– Last Updated: Jan-21-08 11:57 PM EST –

drunk like, so we'd to really need to be paying special attention to you to notice when you started acting even more wierd or drunk like. You've paddle with bruce and CD1, so you know what I'm talking about.

Seriously, when we do finally paddle together, just give me a reminder so I can be a little more vigilant.

I was
hoping someone would pick up on that phrase

Hand of God
A type IV PFD and if he/she paddles a kayak, paddle with friends that practice the “Hand of God Rescue” regularly.

Any qualified trip leader should be good at this, but any paddler should have this skill under their belt and practice it from time to time.

Cake Mate
I carry that in my ditch bag or first aid kit all the time on the off chance that I get a diabetic in my group with an issue.

Much better than drowning someone with juice or choking them with a sugar candy.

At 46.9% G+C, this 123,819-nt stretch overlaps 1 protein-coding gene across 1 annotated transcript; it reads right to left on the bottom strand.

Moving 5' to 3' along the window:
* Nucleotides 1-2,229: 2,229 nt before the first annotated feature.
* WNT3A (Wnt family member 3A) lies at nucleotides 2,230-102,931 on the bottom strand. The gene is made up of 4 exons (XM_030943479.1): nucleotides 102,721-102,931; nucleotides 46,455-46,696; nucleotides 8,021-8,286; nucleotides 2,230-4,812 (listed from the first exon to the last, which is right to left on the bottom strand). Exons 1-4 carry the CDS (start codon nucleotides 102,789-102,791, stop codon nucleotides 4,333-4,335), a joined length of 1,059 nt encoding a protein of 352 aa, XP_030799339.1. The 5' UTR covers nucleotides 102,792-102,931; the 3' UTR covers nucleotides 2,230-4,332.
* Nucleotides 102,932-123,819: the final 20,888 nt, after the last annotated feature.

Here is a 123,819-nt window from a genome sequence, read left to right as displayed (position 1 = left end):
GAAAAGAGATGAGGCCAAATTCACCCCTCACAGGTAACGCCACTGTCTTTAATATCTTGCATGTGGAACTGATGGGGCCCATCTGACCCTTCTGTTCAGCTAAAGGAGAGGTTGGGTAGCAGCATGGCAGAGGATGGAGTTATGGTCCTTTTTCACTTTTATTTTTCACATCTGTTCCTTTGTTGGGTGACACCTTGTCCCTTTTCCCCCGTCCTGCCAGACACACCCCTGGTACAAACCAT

I like to be made aware of conditions well ahead of a problem but I will concede, Everyone has to die but not everyone chooses to live.

Sometimes there is simply nothing to be done.

This guy should sit watching whitewater for a while and paddle some EASY class II before attempting anything hairy. I know that some people have “triggers” for grand mal and in a big rapid, the motion, the sound and the flashing of the water and paddle might trigger a seizure (some frequencies of emergency lights drive me nuts!). It’s probably pretty unlikely, but he needs to know that he isn’t MORE LIKELY to seize in these conditions.

you carry a kit too.

some of us were paddeling with a person on a pump…didn’t have the needle double taped and it got pulled out somehow. We were only a small way from a place to get out and onto shore. (maybe a mile)(it was a very long mile) Then we sent a runner to hitch back to the vehicles.

The person had left their kit in …never bothered to let us know of the decision to leave it because it was only a 10 mile paddle and nothing ever happens

we sat and kept very quiet…all of us

carry your kit too please, when using a pump